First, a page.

There’s a lot going on these days – so much that it’s easy to miss a thing a two. Here’s a look at some of the most recent developments that could have a major impact on Medicare.
Expanded Telehealth Benefits Could Become Permanent
In response to the COVID-19 pandemic, CMS expanded telehealth benefits. Now, there’s a push to make these benefits permanent. Even before the pandemic, telehealth had been gaining steam, and new rules let Medicare Advantage plans provide increased telehealth benefits. So why not make telehealth benefits standard for all Medicare beneficiaries? According to mHealth Intelligence, multiple bills have proposed just that. CMS appears to be listening – a recent announcement from CMS states that changes to expand telehealth permanently are now being proposed in response to the Executive Order on Improving Rural and Telehealth Access, just signed by President Trump.
2021 Prescription Drug Costs Announced
Seniors can end up spending a lot of money on prescription drugs – sometimes, more money than they can afford. Medicare Part D premiums have actually gone down in recent years, however, and CMS recently announced that the average basic premium for 2021 will be about $30.50. That’s only $0.50 more than the 2020 average, which was the lowest premium since 2013. Overall, premiums have decreased by 12 percent since 2017. Medicare enrollees with diabetes may also be paying less for insulin in 2021, thanks to the establishment of plans that offer out-of-pocket costs of no more than $35 per month.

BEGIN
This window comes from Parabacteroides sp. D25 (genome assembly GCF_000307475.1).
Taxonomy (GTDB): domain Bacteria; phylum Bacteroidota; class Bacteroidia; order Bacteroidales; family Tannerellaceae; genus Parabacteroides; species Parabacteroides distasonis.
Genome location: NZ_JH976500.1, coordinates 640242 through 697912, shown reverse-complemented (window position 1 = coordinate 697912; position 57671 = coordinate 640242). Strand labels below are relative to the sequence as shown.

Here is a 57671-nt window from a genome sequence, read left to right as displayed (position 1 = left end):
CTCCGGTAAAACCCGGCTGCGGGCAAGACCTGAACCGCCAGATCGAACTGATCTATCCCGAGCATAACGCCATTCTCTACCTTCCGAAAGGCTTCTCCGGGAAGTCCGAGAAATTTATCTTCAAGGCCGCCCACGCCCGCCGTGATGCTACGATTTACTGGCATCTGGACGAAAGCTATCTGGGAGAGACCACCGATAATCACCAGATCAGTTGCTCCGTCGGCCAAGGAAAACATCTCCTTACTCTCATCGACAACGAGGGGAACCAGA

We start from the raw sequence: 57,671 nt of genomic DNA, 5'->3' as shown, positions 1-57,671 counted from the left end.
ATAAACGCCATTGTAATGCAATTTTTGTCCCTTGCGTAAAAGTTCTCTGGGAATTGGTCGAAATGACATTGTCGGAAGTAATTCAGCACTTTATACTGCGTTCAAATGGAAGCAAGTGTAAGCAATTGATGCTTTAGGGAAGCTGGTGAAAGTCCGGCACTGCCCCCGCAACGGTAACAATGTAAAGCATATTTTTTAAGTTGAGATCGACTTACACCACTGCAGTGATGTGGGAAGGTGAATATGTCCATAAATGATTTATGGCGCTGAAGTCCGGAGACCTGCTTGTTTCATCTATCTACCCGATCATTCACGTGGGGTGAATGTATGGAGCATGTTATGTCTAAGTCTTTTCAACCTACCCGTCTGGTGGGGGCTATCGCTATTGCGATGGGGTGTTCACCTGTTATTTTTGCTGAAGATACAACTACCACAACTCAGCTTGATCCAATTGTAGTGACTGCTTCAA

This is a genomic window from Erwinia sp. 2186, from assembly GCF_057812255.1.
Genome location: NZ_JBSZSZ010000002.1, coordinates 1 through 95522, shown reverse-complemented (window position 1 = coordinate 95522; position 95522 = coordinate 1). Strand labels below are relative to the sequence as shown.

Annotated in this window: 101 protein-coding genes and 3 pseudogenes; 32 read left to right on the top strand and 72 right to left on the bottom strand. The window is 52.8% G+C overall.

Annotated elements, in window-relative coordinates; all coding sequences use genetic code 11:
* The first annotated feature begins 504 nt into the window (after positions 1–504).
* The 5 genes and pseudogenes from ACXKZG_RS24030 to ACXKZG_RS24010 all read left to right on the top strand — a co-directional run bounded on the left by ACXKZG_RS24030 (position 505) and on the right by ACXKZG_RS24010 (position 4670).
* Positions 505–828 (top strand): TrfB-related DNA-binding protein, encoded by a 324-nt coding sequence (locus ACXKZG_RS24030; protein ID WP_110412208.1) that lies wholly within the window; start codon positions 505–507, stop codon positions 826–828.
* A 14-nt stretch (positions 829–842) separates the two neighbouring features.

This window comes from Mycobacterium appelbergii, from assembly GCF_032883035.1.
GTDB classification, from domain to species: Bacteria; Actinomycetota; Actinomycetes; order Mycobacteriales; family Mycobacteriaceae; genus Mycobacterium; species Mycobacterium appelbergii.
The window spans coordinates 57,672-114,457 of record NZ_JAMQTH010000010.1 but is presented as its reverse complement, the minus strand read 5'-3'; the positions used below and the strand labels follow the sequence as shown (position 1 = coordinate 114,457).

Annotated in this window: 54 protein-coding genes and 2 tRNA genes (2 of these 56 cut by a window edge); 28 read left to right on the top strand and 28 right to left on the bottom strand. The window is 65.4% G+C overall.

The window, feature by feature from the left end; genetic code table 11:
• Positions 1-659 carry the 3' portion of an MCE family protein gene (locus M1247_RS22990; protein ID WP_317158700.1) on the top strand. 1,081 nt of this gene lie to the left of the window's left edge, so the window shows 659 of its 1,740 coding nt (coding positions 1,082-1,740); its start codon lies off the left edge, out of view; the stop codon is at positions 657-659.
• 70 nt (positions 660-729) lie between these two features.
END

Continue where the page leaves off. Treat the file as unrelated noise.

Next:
2021 Might Not Include a Cost of Living Adjustment
The Social Security cost-of-living adjustment is based on the Consumer Price Index, and the current problems in the economy mean that seniors might not get a boost in 2021. According to The Motley Fool, the first six months of 2020 point to there being no COLA. The remaining portion of the year could change this, but if COVID-19 cases continue to increase and more shutdowns occur as a result, that’s probably not likely. However, the hold harmless provision means that current Medicare enrollees will not see their Medicare Part B premiums increase more than the COLA.
2021 Medicare B Premiums May Increase
Medicare Part B premiums could go up in 2021 – unless government action is taken. According to Forbes, the HEALS Act may include a provision that prevents a Medicare Part B cost increase.
Medicare Funding Takes a Hit
The unemployment rate has increased because of the pandemic, and that means fewer people are paying payroll taxes. That could have a big impact on Medicare and Social Security. According to The Hill, the Social Security retirement fund might now run out of money in 2031, instead of 2036 as previous forecasted.
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